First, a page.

The Religion & Culture Web Forum
"The Mythology of Self-Imitation in Passing: Race, Gender,
by Wendy Doniger
(University of Chicago Divinity School)
1 Interview in Cape
Cod Times, Saturday, July 13, C2. More precisely, in 2002, Vidal
said, “Yes, I turned him down on the ground that he was not right
for an Adlai Stevenson-style politician while Melvyn Douglas was. The
joke has been refashioned over the years.”
2 Ronald Reagan, with
Richard G. Hubler. Where's the Rest of Me? The Autobiography
of Ronald Reagan (New York : Karz Publishers, 1981), 137.
3 Lou Cannon, President
Reagan: The Role of a Lifetime (New York: Simon and Schuster, 1991),
4 Garry Wills, Reagan's
America (New York: Penguin Books, 1988), 164.
5 Lou Cannon, President
6 John Shelton Lawrence
and Robert Jewett, The Myth of the American Superhero (Grand
Rapids, Mich.: William B. Eerdmans, 2002), 338.
7 I'm grateful
to Lorraine Daston for telling me about this incident and offering her
own wise analysis of it. Still more bizarre, but less amusing, is the
report that Reagan had told Israeli Prime Minister Yitzhak Shamir, during
his November 29, 1983, visit to the White House, and Simon Wiesenthal,
on a February 16, 1984, visit that he had photographed the Nazi death
camps. Cannon, 487. Reagan later denied this story and said merely that
he had seen “secret” films of Eisenhower's visit to
the town of Ohrdruf on April 12, 1945, a week after its liberation. In
fact, he had seen a film that was widely viewed throughout the U.S. at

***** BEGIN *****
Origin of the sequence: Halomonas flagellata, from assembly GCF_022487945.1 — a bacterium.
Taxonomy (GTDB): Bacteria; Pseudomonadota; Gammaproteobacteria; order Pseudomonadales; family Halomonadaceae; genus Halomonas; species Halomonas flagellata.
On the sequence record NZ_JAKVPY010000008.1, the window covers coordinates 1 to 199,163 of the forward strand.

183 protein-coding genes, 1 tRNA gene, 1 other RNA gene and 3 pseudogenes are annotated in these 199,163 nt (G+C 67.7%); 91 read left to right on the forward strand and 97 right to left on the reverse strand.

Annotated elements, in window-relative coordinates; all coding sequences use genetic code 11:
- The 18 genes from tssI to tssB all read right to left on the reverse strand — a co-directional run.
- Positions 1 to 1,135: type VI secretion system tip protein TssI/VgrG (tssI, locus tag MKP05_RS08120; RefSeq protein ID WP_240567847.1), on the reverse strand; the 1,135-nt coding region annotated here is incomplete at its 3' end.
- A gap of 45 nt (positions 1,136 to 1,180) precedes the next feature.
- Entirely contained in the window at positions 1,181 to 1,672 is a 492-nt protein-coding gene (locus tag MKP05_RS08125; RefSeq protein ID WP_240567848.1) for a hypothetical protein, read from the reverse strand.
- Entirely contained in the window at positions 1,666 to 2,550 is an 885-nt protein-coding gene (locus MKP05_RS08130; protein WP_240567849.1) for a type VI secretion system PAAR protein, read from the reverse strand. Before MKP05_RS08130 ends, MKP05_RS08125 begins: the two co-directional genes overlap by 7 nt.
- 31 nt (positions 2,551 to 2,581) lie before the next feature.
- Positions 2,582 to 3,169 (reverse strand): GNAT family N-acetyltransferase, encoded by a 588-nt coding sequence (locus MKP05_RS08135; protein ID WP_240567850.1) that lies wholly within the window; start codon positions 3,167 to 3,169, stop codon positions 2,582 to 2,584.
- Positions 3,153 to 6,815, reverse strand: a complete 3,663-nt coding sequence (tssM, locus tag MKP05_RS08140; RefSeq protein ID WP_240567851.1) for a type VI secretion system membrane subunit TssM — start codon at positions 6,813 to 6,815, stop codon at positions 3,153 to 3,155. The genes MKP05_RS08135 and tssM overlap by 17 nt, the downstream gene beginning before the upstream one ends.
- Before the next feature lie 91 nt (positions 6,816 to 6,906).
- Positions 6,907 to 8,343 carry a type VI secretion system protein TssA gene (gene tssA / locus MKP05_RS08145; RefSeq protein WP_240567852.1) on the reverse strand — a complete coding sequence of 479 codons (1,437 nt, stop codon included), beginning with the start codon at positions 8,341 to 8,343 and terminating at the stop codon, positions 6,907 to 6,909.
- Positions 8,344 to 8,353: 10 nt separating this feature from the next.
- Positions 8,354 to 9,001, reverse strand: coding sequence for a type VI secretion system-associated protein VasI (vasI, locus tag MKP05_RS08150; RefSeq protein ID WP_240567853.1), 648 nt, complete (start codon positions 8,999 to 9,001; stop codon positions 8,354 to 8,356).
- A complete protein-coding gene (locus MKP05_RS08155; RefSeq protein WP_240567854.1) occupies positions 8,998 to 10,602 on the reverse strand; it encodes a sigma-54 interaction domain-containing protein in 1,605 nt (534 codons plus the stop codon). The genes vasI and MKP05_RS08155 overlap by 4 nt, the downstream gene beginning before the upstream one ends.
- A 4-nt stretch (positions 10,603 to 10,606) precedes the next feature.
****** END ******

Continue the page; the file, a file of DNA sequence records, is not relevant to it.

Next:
8 Personal communication
from Mike Macdonald, September, 2002.
9 Bob Schieffer and
Gary Paul Gates, The Acting President (New York: E. P. Dutton,
10David Thompson, A
Biographical Dictionary of Film (Third Edition. New York: Alfred
Knopf, 1998), 617-18.
11 Anthony Lane, “Metal
Guru: Terminator 3: Rise of the Machines,” New Yorker,
July 14 and 21, 2003, 85-86.
12 Dean E. Murphy,
“An Actor, Yes, but No Reagan.” New York Times, Sunday,
August 10, sec. 4,1.
13 Edward Said, Orientalism
(New York: Vintage Books, 1978), 325.
14 James C. Scott,
Domination and the Arts of Resistance: Hidden Transcripts (New
Haven, Conn., and London: Yale University Press, 1990.
15 Elaine K. Ginsberg,
Passing and the Fictions of Identity (Durham, N.C., and London:
Duke University Press, 1996).
16 William Faulkner,
Light in August (New York: Modern Library, 1950), 223.
17 Mary Ann Doane,
Femmes Fatales: Feminism, Film Theory, Psychoanalysis (New York
and London: Routledge, 1991), 235.
18 Ibid., 237.
19 Philip Roth, The
Human Stain (Boston: Houghton Mifflin, 2002), 16, 337-8, 243.
20 Ibid., 137.
21 Henry Louis Gates
Jr., “White Like Me,” New Yorker, June 17, 1996,
22 Ibid., 68.
23 Ibid., 78.
24 This was inferred
by, among others, Sanford Pinsker, in The Jewish Journal of Greater
Los Angeles, June 23, 2003; Bob Hoover, in the Pittsburgh Post-Gazette,
Sunday, May 28, 2000; Marion Kilcoyne, in the Sunday Business Post,
Sunday, May 28, 2000.
25 Ursula Heise, in
“Transvestism and the Stage Controversy in Spain and England, 1580-1680”
(Theatre Journal 44 (1992), 357-74), 372-4, summarizes the edition
edited by Francisco Ayala (Madrid: Castalia, 1989). I am grateful to Stephen
Orgel for telling me about this play.
26 Gary Kates, Monsieur
d'Eon is a Woman: A Tale of Political Intrigue and Sexual Masquerade
(New York: Basic Books, 1995).
27 Cynthia Cox, The